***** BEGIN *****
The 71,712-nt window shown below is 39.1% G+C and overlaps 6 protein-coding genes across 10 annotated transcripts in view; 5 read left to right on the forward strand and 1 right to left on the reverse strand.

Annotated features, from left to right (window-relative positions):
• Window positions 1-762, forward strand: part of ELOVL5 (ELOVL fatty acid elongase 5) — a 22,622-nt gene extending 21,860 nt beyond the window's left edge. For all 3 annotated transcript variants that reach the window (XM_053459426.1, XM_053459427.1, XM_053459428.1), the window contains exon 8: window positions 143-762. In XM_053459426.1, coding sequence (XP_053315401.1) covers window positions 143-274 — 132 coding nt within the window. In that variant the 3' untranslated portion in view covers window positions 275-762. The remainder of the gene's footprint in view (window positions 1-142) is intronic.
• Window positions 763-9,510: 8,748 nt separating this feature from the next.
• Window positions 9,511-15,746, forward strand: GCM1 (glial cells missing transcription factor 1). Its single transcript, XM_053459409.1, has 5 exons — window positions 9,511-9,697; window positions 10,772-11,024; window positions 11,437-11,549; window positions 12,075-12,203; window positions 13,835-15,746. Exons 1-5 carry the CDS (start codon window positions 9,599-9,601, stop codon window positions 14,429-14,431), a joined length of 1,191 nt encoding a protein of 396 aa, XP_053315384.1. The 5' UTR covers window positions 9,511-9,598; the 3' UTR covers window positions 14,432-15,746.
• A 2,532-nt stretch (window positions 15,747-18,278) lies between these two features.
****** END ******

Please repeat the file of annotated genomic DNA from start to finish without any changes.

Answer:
The 71,712-nt window shown below is 39.1% G+C and overlaps 6 protein-coding genes across 10 annotated transcripts in view; 5 read left to right on the forward strand and 1 right to left on the reverse strand.

Annotated features, from left to right (window-relative positions):
• Window positions 1-762, forward strand: part of ELOVL5 (ELOVL fatty acid elongase 5) — a 22,622-nt gene extending 21,860 nt beyond the window's left edge. For all 3 annotated transcript variants that reach the window (XM_053459426.1, XM_053459427.1, XM_053459428.1), the window contains exon 8: window positions 143-762. In XM_053459426.1, coding sequence (XP_053315401.1) covers window positions 143-274 — 132 coding nt within the window. In that variant the 3' untranslated portion in view covers window positions 275-762. The remainder of the gene's footprint in view (window positions 1-142) is intronic.
• Window positions 763-9,510: 8,748 nt separating this feature from the next.
• Window positions 9,511-15,746, forward strand: GCM1 (glial cells missing transcription factor 1). Its single transcript, XM_053459409.1, has 5 exons — window positions 9,511-9,697; window positions 10,772-11,024; window positions 11,437-11,549; window positions 12,075-12,203; window positions 13,835-15,746. Exons 1-5 carry the CDS (start codon window positions 9,599-9,601, stop codon window positions 14,429-14,431), a joined length of 1,191 nt encoding a protein of 396 aa, XP_053315384.1. The 5' UTR covers window positions 9,511-9,598; the 3' UTR covers window positions 14,432-15,746.
• A 2,532-nt stretch (window positions 15,747-18,278) lies between these two features.